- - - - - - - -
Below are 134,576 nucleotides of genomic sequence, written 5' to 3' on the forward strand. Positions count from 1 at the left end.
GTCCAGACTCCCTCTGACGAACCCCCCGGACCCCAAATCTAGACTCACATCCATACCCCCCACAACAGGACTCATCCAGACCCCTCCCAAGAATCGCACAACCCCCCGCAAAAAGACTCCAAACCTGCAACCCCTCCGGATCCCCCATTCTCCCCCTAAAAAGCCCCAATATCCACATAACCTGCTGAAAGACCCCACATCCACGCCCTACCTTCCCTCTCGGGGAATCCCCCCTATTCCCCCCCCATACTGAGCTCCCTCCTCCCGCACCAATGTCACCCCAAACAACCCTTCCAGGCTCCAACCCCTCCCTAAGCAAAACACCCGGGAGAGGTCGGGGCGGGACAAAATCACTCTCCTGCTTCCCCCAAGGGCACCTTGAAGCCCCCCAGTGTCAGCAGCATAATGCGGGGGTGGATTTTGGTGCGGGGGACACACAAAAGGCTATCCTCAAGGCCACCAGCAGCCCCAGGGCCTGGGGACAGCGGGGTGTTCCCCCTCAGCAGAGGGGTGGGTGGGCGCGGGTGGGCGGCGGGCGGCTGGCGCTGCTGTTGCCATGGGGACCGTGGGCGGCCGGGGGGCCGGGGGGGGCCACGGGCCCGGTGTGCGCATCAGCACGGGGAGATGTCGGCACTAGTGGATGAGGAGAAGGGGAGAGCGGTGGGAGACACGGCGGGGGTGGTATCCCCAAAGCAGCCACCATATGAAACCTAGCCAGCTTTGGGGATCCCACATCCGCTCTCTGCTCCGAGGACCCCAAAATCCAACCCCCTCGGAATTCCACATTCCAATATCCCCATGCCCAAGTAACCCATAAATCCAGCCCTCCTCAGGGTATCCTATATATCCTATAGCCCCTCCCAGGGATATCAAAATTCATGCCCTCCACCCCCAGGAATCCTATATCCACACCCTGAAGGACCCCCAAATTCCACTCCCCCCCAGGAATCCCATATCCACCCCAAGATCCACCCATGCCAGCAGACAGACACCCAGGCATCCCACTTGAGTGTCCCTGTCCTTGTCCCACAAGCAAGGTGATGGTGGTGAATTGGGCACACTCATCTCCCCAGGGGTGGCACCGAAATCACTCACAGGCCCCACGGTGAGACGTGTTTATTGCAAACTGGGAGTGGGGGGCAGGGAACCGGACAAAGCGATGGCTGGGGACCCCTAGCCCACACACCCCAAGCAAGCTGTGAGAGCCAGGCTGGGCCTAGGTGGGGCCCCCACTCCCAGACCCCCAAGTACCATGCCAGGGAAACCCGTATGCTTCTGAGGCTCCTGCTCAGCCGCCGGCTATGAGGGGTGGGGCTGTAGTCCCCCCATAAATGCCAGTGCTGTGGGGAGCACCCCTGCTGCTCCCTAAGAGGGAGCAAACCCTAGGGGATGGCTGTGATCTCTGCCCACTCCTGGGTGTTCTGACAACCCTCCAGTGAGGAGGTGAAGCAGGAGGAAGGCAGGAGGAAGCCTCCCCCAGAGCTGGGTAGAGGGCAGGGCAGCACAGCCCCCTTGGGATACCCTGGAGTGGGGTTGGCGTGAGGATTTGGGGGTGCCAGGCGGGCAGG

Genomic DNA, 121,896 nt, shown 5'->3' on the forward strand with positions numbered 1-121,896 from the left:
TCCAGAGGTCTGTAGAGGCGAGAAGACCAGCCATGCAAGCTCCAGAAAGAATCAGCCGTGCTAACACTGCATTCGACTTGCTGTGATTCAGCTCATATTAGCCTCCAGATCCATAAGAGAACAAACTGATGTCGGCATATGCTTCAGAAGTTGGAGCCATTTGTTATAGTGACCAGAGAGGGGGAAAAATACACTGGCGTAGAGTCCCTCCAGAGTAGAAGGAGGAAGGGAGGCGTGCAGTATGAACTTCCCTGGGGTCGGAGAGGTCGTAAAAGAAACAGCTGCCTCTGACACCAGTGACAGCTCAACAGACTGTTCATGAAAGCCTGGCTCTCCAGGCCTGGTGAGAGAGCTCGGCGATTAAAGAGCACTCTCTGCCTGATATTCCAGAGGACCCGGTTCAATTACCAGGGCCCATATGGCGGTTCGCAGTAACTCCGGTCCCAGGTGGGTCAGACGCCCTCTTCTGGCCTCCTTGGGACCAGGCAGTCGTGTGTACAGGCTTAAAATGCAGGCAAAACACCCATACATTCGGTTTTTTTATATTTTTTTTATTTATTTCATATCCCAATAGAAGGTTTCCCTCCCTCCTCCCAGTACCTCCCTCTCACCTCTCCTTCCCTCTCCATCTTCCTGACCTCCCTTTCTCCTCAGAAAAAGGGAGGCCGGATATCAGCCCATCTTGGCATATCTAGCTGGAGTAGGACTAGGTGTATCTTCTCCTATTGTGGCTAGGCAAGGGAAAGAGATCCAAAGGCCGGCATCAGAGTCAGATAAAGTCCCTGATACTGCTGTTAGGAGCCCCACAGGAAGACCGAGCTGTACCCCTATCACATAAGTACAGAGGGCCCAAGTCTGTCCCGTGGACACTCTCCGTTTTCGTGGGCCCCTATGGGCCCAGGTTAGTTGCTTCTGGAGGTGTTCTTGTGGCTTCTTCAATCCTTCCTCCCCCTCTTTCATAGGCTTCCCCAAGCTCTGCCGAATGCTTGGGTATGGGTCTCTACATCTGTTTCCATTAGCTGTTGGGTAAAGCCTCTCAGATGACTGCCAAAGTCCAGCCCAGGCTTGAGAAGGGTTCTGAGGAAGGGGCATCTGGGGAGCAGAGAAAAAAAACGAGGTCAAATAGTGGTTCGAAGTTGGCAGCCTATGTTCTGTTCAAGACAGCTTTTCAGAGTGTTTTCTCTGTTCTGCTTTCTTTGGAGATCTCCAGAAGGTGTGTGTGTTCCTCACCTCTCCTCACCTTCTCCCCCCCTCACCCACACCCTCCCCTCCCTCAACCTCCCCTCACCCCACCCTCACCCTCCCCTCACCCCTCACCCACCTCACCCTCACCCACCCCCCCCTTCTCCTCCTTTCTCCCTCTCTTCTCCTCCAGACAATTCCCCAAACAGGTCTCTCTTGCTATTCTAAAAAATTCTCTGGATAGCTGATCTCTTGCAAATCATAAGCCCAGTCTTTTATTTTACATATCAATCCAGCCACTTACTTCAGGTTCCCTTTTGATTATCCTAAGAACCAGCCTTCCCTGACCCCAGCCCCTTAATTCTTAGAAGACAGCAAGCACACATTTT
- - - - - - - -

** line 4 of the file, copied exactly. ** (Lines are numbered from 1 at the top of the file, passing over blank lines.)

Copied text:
TCCAGAGGTCTGTAGAGGCGAGAAGACCAGCCATGCAAGCTCCAGAAAGAATCAGCCGTGCTAACACTGCATTCGACTTGCTGTGATTCAGCTCATATTAGCCTCCAGATCCATAAGAGAACAAACTGATGTCGGCATATGCTTCAGAAGTTGGAGCCATTTGTTATAGTGACCAGAGAGGGGGAAAAATACACTGGCGTAGAGTCCCTCCAGAGTAGAAGGAGGAAGGGAGGCGTGCAGTATGAACTTCCCTGGGGTCGGAGAGGTCGTAAAAGAAACAGCTGCCTCTGACACCAGTGACAGCTCAACAGACTGTTCATGAAAGCCTGGCTCTCCAGGCCTGGTGAGAGAGCTCGGCGATTAAAGAGCACTCTCTGCCTGATATTCCAGAGGACCCGGTTCAATTACCAGGGCCCATATGGCGGTTCGCAGTAACTCCGGTCCCAGGTGGGTCAGACGCCCTCTTCTGGCCTCCTTGGGACCAGGCAGTCGTGTGTACAGGCTTAAAATGCAGGCAAAACACCCATACATTCGGTTTTTTTATATTTTTTTTATTTATTTCATATCCCAATAGAAGGTTTCCCTCCCTCCTCCCAGTACCTCCCTCTCACCTCTCCTTCCCTCTCCATCTTCCTGACCTCCCTTTCTCCTCAGAAAAAGGGAGGCCGGATATCAGCCCATCTTGGCATATCTAGCTGGAGTAGGACTAGGTGTATCTTCTCCTATTGTGGCTAGGCAAGGGAAAGAGATCCAAAGGCCGGCATCAGAGTCAGATAAAGTCCCTGATACTGCTGTTAGGAGCCCCACAGGAAGACCGAGCTGTACCCCTATCACATAAGTACAGAGGGCCCAAGTCTGTCCCGTGGACACTCTCCGTTTTCGTGGGCCCCTATGGGCCCAGGTTAGTTGCTTCTGGAGGTGTTCTTGTGGCTTCTTCAATCCTTCCTCCCCCTCTTTCATAGGCTTCCCCAAGCTCTGCCGAATGCTTGGGTATGGGTCTCTACATCTGTTTCCATTAGCTGTTGGGTAAAGCCTCTCAGATGACTGCCAAAGTCCAGCCCAGGCTTGAGAAGGGTTCTGAGGAAGGGGCATCTGGGGAGCAGAGAAAAAAAACGAGGTCAAATAGTGGTTCGAAGTTGGCAGCCTATGTTCTGTTCAAGACAGCTTTTCAGAGTGTTTTCTCTGTTCTGCTTTCTTTGGAGATCTCCAGAAGGTGTGTGTGTTCCTCACCTCTCCTCACCTTCTCCCCCCCTCACCCACACCCTCCCCTCCCTCAACCTCCCCTCACCCCACCCTCACCCTCCCCTCACCCCTCACCCACCTCACCCTCACCCACCCCCCCCTTCTCCTCCTTTCTCCCTCTCTTCTCCTCCAGACAATTCCCCAAACAGGTCTCTCTTGCTATTCTAAAAAATTCTCTGGATAGCTGATCTCTTGCAAATCATAAGCCCAGTCTTTTATTTTACATATCAATCCAGCCACTTACTTCAGGTTCCCTTTTGATTATCCTAAGAACCAGCCTTCCCTGACCCCAGCCCCTTAATTCTTAGAAGACAGCAAGCACACATTTT